WEPR-FM Transmission Interruption

Nov 5, 2017

Monday, November 13, through Friday, November 17, 2017, between the hours of 8:00 am and 5:00 pm,  WEPR-FM, Greenville, 90.1, will be periodically off the air because of work being done on the transmission tower.

Streaming will not be affected. We appreciate your patience.

Snake Handler Holds Rattlers and Records

Jul 25, 2008

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ALISON STEWART, host:

Open Mic: The 'BPP' Staff Says Goodbye

Jul 25, 2008

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German Left Courts the Working Class

Apr 23, 2008

A new political party in Germany has made saving the working class and the country's welfare system rallying points for attracting votes. It has been drawing support from the mainstream parties with a radical message.

The party, Die Linke, or the Left Party, is a merger of the reformed Communist Party from East Germany and discontented former Social Democrats. One of its co-leaders, Oskar Lafontaine, says that Germany shouldn't turn its back on working people just as they are increasingly struggling to make ends meet.

Dance Craze Tecktonik Spreads Through Europe

Mar 14, 2008

With the Macarena long past, a new European dance craze is set to invade U.S. shores.

The Tecktonik began just outside Paris — and is spreading to nightclubs and onto the streets across Europe.

At the Metropolis, one of the biggest nightclubs in the Paris region, the music goes by a lot of different names. Electro. Jump style. Hard style. Hard core. But the only dance is the Tecktonik.

The customers at the club are mostly in their teens and early 20s, middle class, and from every ethnic background. They look as if they were raised by Madonna and Marilyn Manson.

Copyright 2017 NPR. To see more, visit http://www.npr.org/.

NPR News Special Coverage: Pentagon Briefing

Apr 1, 2003

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NPR News Special Coverage: Pentagon Briefing

Apr 1, 2003

Copyright 2017 NPR. To see more, visit http://www.npr.org/.

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News and Features from APM and PRI

Fijians speak from the front lines of climate change

33 minutes ago

Fiji is on the front lines of climate change, one of many tiny island nations that could be wiped out by rising seas and more intense storms. And to draw attention to the urgency of their plight, the country is presiding over this year’s global climate summit in Bonn, Germany.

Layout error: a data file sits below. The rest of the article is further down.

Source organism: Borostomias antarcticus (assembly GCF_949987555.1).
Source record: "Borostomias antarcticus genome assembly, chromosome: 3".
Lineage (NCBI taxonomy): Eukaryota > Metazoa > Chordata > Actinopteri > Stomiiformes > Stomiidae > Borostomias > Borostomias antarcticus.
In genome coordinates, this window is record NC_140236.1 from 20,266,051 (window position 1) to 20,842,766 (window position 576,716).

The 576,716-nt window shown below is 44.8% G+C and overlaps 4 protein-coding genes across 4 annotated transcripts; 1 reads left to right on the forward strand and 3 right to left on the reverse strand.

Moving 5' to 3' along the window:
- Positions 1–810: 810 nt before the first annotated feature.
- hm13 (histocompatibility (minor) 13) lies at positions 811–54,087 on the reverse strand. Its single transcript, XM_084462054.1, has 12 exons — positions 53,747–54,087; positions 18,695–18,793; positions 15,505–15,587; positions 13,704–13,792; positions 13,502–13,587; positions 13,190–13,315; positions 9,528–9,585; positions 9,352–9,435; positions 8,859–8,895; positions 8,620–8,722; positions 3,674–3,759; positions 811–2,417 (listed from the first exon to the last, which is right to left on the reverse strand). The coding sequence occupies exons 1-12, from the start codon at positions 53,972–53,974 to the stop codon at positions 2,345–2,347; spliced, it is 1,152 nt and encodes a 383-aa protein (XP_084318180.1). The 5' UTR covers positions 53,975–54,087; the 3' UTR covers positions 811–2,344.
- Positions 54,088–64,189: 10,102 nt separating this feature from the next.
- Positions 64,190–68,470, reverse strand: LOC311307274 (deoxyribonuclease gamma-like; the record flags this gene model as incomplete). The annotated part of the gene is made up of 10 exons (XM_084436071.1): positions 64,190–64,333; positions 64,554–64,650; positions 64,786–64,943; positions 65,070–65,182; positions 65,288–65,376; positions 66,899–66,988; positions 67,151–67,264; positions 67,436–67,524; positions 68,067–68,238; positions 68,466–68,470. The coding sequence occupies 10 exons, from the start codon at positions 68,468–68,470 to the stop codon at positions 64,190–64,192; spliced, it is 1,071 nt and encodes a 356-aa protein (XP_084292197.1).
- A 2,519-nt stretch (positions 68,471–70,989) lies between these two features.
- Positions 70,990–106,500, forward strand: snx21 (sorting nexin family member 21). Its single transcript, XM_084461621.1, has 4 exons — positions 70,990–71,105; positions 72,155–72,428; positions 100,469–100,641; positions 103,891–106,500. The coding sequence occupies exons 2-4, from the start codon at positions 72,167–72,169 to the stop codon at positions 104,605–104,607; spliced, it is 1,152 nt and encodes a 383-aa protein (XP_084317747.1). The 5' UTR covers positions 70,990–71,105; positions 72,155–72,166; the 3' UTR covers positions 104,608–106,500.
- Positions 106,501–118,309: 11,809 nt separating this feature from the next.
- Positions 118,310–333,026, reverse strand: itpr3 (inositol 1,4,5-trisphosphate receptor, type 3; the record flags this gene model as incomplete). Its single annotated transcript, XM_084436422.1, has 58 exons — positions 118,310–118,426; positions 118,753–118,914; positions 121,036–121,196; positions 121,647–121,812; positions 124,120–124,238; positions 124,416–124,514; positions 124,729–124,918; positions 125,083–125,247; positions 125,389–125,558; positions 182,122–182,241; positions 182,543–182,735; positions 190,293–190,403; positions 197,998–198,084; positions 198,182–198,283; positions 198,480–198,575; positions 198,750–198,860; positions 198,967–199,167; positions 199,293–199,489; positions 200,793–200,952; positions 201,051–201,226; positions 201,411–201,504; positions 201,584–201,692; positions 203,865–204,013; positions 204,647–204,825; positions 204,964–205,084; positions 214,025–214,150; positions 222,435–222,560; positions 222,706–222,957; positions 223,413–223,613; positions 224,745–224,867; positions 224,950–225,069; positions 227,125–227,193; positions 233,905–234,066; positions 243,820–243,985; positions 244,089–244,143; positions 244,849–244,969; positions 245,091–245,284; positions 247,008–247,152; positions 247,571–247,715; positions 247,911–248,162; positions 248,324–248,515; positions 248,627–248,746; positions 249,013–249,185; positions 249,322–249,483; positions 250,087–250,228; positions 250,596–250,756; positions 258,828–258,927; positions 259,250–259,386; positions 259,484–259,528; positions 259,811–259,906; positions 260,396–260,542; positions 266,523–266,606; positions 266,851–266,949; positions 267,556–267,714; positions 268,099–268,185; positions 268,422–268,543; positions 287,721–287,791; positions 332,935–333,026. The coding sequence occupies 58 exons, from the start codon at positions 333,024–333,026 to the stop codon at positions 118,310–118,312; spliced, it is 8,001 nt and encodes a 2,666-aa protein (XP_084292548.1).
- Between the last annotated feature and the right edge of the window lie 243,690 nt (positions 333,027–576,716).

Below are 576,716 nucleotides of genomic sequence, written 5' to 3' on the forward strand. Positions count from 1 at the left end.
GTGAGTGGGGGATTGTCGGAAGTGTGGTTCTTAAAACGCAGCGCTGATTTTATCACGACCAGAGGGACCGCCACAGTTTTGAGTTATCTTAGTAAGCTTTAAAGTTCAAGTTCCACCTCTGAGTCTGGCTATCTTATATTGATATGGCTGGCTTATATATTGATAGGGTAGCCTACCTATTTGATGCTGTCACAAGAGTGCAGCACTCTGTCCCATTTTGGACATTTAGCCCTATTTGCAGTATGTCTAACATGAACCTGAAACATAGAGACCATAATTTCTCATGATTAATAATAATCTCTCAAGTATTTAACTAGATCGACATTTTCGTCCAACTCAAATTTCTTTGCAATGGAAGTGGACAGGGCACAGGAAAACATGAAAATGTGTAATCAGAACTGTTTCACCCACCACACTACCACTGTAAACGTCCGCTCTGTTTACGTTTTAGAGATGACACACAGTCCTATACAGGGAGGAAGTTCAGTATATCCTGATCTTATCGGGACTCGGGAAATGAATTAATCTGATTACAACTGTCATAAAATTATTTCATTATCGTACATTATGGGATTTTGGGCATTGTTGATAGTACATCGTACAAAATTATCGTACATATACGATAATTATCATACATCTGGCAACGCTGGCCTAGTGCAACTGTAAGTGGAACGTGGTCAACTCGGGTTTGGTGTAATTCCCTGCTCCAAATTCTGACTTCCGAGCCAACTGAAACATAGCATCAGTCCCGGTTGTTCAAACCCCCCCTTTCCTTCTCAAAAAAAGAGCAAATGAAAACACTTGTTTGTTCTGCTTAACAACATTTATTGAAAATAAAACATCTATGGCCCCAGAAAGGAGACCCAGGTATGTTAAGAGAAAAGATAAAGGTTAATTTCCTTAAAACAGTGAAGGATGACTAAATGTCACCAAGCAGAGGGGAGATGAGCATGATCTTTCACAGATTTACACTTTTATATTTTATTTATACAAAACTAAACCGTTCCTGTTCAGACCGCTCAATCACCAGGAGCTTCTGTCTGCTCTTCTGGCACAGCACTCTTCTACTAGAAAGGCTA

We asked half a dozen Fijians about the threats to their country and their moment in the international spotlight.

Maria Nailevu:

(Markets Edition) With the House and Senate continuing to work out the details of their tax plans, we'll take a look at what their proposed cuts would mean in a tight labor market like this.

Gilles Soubeyran

On Monday, France marked the second anniversary of the attacks that killed 130 people in and around Paris two years ago. French president Emmanuel Macron and Anne Hidalgo, mayor of Paris, stopped at commemorative plaques in the places that were hit — a stadium, cafés and the Bataclan theater — where victims' names were read aloud.

But for some families across the country, more personal tributes were called for. And in the past year, a number of creative projects to honor the dead have emerged. 

Fifteen billion dollars a year. That’s about how much historically black colleges and universities contribute to the U.S. economy each year, according to a new study released today by the United Negro College Fund and conducted by the University of Georgia. As Marketplace’s Reema Khrais reports, it’s part of a bigger strategy to highlight the relevance of HBCUs today.

Click the audio player above to hear the full story. 

At the United Nations climate talks in Germany, White House officials are talking about plans to make fossil fuels cleaner or more efficient, and to expand nuclear power, as approaches to reducing emissions. While the rest of the world may be more into discussing renewable energy, the focus of the current U.S. delegation would reduce carbon as well, as fossil fuels and nuclear are expected to remain a big part of the global energy mix.

Click the audio player above to hear the full story. 

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